>"Why do people act confused when I say that socialism is theft?"
Because socialism is the negation of capitalism, which is a system based on theft. The bourgeoisie steal wealth from the proletariat through extraction of surplus value. The mass hoarding of wealth caused by this would lead to the immediate implosion of capitalism, if it wasn't for the state stepping in and redistributing the wealth--that is, re-stealing the wealth back from the bourgeoisie--and giving some of it back to the proletariat.
>"What happens to form a society that stops using currency"
You mean what happens when resources stop being allocated based on profits and instead become allocated based on human need? When the production process is based upon human need rather than profits?
How exactly is this "theft"?
>"no longer has personal property rights"
Socialists and communists are explicitly in favor of personal property rights. What we criticize is private property rights.
Personal property is commodities that you own that can be utilized by you personally. e.g., the shirt on your back, a personal computer, your family photo album, etc.
Private property is the personal ownership of the means of production. The means of production are that which is used to produce commodities. Factories, farms, office buildings, etc. No single person can utilize these things. It requires hundreds of people to operate a single factory. The concept of "personal" ownership of these things is nonsensical.
Not only is it nonsensical, but it directly leads to theft, as the workers--the proletariat--do not own the means of production in which they work on, so the owner--the bourgeoisie--gets full control over the fruits of their labor. Naturally, the bourgeoisie keep most of the wealth produced by the workers for themselves, paying the workers only a small fraction of the wealth they produced.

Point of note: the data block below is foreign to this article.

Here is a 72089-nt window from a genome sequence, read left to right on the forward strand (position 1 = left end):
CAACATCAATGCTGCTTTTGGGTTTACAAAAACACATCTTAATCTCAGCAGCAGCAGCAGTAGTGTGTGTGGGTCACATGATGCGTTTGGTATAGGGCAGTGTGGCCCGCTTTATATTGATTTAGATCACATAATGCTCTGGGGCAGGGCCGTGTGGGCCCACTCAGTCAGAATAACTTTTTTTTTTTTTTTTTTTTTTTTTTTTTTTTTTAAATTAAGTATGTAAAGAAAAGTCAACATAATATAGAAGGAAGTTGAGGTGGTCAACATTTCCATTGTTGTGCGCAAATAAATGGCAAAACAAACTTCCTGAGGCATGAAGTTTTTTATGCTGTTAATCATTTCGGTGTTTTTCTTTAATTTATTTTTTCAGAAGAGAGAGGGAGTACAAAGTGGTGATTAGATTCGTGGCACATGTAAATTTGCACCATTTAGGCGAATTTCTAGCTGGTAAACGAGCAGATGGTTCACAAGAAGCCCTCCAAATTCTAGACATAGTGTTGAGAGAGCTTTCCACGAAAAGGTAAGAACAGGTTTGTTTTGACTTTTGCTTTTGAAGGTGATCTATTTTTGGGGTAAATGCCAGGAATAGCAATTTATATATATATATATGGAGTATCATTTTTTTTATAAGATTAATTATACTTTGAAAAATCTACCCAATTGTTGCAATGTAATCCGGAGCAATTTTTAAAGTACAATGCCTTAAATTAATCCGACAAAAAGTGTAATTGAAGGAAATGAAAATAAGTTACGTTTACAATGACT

You have to work or else you will starve. Work is inherently coercive, and the worker cannot simply buy his own means of production, the worker cannot simply buy a factory or farmland, or an office building or what have you. The worker is therefore forced--coerced--into working on someone else's private property.
Due to this, they lose the right to the fruit of their labor, and have a large chunk of it--the "surplus value"--stolen from them by the bourgeoisie, who do none of the labor themselves.
These days, the bourgeoisie typically don't just own a single factory or farmland or whatever. They own shares in corporations. Each shareholder gets a vote on the board of directors in the corporation, the board of directors being the people who run the corporation, including the CEO.
The proletariat is therefore coerced into working on someone else's property, where they do not own the fruits of their own labor, where the rulers of that property--the board of directors--are elected, not by the workers, but by oligarchs they have never met before.